Updated: February 7, 2013 at 12:00 am
Air Force coach Dave Pilipovich has talked frequently in recent weeks about the “swagger” returning to his basketball team, and his once-downtrodden team has earned the right to walk proud.
But here’s the big question for Pilipovich and the Falcons as they seek a satisfying conclusion to their surprising climb in the Mountain West Conference:
Will this swagger start traveling?
The Falcons have earned 10 wins in 11 games at home, and the lone loss was an impressive effort against Wichita State, which has spent much of the season in the Top 25.
On Saturday, Air Force crafted one of the most memorable wins in academy basketball history. The Falcons dropped San Diego State, inspiring cadets to storm the court. It was a superlative effort from a team that had long struggled.
Alas, life on the road has offered few basketball celebrations for Air Force. The Falcons have lost six of 10 away from the comfort of Clune Arena, and the losses have often been ugly. Air Force lost by 15 to Colorado, 17 to Florida, 23 to Richmond and 39 to Colorado State.
In the latest episode of road futility, Air Force lost Wednesday by 23 to No. 15 New Mexico at the always zany and hostile Pit in Albuquerque.
“You feel more comfortable at home,” Pilipovich said by phone Thursday morning a few minutes before boarding a flight to Reno for Saturday’s game against Nevada. “We’ve got to have more confidence and swagger on the road to be successful, no doubt.”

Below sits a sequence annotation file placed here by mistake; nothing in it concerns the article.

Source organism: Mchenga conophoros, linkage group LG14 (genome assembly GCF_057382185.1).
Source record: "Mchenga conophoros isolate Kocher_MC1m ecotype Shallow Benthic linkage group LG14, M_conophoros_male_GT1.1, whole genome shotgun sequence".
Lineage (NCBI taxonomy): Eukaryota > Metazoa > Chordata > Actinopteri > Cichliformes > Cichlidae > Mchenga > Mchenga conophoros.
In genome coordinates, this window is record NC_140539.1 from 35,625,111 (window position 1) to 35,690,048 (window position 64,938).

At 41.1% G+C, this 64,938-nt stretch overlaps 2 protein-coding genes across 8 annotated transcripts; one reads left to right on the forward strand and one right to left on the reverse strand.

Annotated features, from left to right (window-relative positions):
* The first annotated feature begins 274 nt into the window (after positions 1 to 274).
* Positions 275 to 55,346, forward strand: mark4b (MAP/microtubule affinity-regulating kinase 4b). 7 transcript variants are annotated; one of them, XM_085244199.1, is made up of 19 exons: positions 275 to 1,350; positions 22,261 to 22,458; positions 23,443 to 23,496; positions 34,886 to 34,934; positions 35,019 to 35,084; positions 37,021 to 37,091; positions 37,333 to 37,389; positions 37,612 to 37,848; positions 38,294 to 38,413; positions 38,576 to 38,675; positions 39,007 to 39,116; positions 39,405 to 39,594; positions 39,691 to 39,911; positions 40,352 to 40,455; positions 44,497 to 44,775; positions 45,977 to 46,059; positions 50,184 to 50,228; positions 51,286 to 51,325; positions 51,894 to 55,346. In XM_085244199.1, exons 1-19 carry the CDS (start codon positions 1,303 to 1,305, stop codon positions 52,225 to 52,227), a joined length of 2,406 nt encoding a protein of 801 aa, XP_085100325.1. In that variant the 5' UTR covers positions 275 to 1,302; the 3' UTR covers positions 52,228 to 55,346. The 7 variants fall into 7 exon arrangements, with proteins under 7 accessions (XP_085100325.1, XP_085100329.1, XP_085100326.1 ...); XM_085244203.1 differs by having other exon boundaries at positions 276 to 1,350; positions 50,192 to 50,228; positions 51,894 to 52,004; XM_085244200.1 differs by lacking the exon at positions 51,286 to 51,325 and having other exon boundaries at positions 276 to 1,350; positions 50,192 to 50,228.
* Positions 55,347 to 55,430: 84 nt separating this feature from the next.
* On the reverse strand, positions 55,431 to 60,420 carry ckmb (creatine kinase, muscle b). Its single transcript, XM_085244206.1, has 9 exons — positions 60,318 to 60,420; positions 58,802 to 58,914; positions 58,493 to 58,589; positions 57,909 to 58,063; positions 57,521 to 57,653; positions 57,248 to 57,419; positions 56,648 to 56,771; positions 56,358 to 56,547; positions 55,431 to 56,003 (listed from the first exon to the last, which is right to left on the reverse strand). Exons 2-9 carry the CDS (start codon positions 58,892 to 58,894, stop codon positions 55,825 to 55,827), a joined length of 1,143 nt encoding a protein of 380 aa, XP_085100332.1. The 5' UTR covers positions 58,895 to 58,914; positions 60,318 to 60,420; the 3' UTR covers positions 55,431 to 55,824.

Success is a new experience for this Air Force team. For the past four winters, the Falcons have wandered around various locales in the Mountain West and lost virtually every night.
When the Falcons walked into The Pit on Wednesday, they had a chance to seize a share of the Mountain West lead.
This was a massive leap forward for a program that lost 36 of 46 MWC games in its previous three seasons. Point guard Todd Fletcher fully believed the Falcons could deliver an upset.
“I felt very confident,” Fletcher said.
That confidence soon faded. New Mexico coach Steve Alford used a ruthless, effective strategy to maul Air Force defenders. Alford had seen video of CSU’s rampage over the Falcons, and ordered his offense to seek point-blank shots.
“They kept going inside and kind of punishing us,” Fletcher said of the Lobos' attack. If you remove “kind of,” Fletcher’s description is accurate.
For reasons Pilipovich can’t fully comprehend, his already undersized team plays even smaller on the road.
“We’re not going to get any bigger,” Pilipovich said. “We’ve got to get tougher.”
He better work quickly. It’s difficult to keep your swagger after a double-digit loss.
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